age, wealth, education, career path, scientific specialization, culture, religion, countries, languages, economic philosophy, and political perspective.

Communal Ignorance

A technology may not be immediately recognized by a group or community as disruptive for a number of reasons, including an early judgement that it is not likely to be successful, an initially slow rate of adoption, or a lack of imagination. Numerous academic papers propose lack of imagination as the primary reason for disruption. To various degrees, lack of imagination contributes to most forms of bias or ignorance but appears to be particularly acute in groups or communities who by definition may assemble because of similar viewpoints and who may accordingly be less willing to consider others’ views. For the same reason, ignorance may also be due to lack of knowledge. According to Faber and colleagues, another cause of communal ignorance is that “there is no information available to society concerning this event. By research, however, it would be possible to obtain this information” (Faber et al., 1992b, p. 85). According to the Aspen Global Change Institute’s Elements of Change report, communal ignorance can be overcome through the acquisition of new knowledge achieved “through research, broadly within existing scientific concepts, ideas, and disciplines” (Schneider and Turner, 1995, p. 8).

Many forecasts are generated by a relatively small group of similar individuals (e.g., of the same age group, educational background, culture, or native language). A persistent forecasting system should reduce communal ignorance by including a broader set of communities and viewpoints, such as an open system that encourages global participation. With the advent of the Internet, it is now easy to create Web-based systems that allow individuals anywhere to collaborate on virtually any topic at any time. By leveraging communities of interest and public domain sources of information, open collaboration systems may be used to envision a broader range of possible disruptions.

The persistent forecasting system should utilize processes such as scenario methods and gaming to “imagine the unimaginable” and develop multiple views of potential futures in areas identified as key priorities. Importantly, these techniques must encourage and capture fringe or extreme thoughts from individuals who might be expected to come up with early signals of potential disruptions.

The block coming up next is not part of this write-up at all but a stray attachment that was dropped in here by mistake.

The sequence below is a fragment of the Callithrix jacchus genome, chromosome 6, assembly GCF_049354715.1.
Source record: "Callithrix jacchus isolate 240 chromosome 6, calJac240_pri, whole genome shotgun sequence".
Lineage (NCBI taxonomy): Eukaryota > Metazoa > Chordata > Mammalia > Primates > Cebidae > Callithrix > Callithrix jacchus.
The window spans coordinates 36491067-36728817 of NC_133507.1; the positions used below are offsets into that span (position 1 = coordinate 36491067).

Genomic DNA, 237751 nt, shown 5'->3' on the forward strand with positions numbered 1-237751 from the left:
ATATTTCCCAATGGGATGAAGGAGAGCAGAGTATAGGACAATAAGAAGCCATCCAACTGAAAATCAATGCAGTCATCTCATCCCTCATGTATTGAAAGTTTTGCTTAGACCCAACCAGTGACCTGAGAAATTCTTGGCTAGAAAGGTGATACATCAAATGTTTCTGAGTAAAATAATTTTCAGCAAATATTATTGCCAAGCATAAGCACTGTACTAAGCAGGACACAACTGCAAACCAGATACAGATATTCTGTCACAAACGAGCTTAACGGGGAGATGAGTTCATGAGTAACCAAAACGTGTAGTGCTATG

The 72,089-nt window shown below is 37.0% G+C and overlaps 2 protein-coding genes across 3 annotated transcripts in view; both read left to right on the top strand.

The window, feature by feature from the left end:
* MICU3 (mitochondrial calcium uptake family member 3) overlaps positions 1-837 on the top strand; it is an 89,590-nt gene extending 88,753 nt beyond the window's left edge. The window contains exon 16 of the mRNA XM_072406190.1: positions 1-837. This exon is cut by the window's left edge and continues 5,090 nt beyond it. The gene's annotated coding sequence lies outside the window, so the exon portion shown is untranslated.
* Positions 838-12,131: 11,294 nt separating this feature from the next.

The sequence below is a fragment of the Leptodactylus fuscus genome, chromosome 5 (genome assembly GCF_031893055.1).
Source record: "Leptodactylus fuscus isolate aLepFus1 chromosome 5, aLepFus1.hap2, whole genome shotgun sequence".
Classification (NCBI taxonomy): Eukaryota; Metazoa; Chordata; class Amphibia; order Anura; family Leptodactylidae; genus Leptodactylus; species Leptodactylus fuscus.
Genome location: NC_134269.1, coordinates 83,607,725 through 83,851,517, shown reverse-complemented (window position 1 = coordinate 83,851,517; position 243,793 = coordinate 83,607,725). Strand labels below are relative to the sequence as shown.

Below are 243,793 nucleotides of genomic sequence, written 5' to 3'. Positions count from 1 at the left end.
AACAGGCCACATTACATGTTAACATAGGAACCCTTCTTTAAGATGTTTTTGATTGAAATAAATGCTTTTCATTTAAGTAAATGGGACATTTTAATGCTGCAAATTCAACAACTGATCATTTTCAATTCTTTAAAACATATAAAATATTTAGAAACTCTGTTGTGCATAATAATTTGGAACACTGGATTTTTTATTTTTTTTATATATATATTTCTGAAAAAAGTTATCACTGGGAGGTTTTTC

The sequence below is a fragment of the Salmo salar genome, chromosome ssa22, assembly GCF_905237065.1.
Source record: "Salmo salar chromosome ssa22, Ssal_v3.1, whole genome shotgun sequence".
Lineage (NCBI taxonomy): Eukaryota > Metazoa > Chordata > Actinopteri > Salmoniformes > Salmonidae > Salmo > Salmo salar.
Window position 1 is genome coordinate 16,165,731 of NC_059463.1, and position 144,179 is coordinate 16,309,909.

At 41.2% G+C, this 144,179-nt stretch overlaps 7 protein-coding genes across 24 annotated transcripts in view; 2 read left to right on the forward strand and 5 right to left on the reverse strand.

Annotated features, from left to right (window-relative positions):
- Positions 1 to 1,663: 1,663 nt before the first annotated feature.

When participation from individuals or groups representing certain viewpoints is insufficient, system designers will need to find ways to encourage greater participation. If the sources of such viewpoints are not available or accessible, proxies may need to be created to replicate the viewpoints. Red teaming and adversary simulations are time-tested methods of creating proxies.

Novelty Ignorance

Jesus Ramos-Martin suggests that novelty ignorance can stem from the inability to anticipate and prepare for external factors (shocks) or internal factors such as “changes in preferences, technologies, or institutions” (Ramos-Martin, 2003, p. 7). Natural disasters and resource crises such as limited water, energy, or food are examples of external shocks that might cause novelty ignorance.

While it is difficult, if not impossible, to forecast the exact timing of external shocks, decision makers can benefit from the simulation and gaming of alternative futures to gain better insight into the impact of various shocks under different scenarios. These insights can be used to mitigate the impact of surprise by encouraging the allocation of resources before the surprise occurs.

Complexity Ignorance

Surprise may also be caused when information is available but insufficient tools are available to analyze the data. Thus, interrelationships, hidden dependencies, feedback loops, and other factors that impact system stability may remain hidden. This special type of challenge is called complexity ignorance.

Our world is comprised of many complex adaptive systems (CASs), such as those found in nature, financial markets, and society at large. While personal and communal ignorance can be mitigated, ignorance coming from



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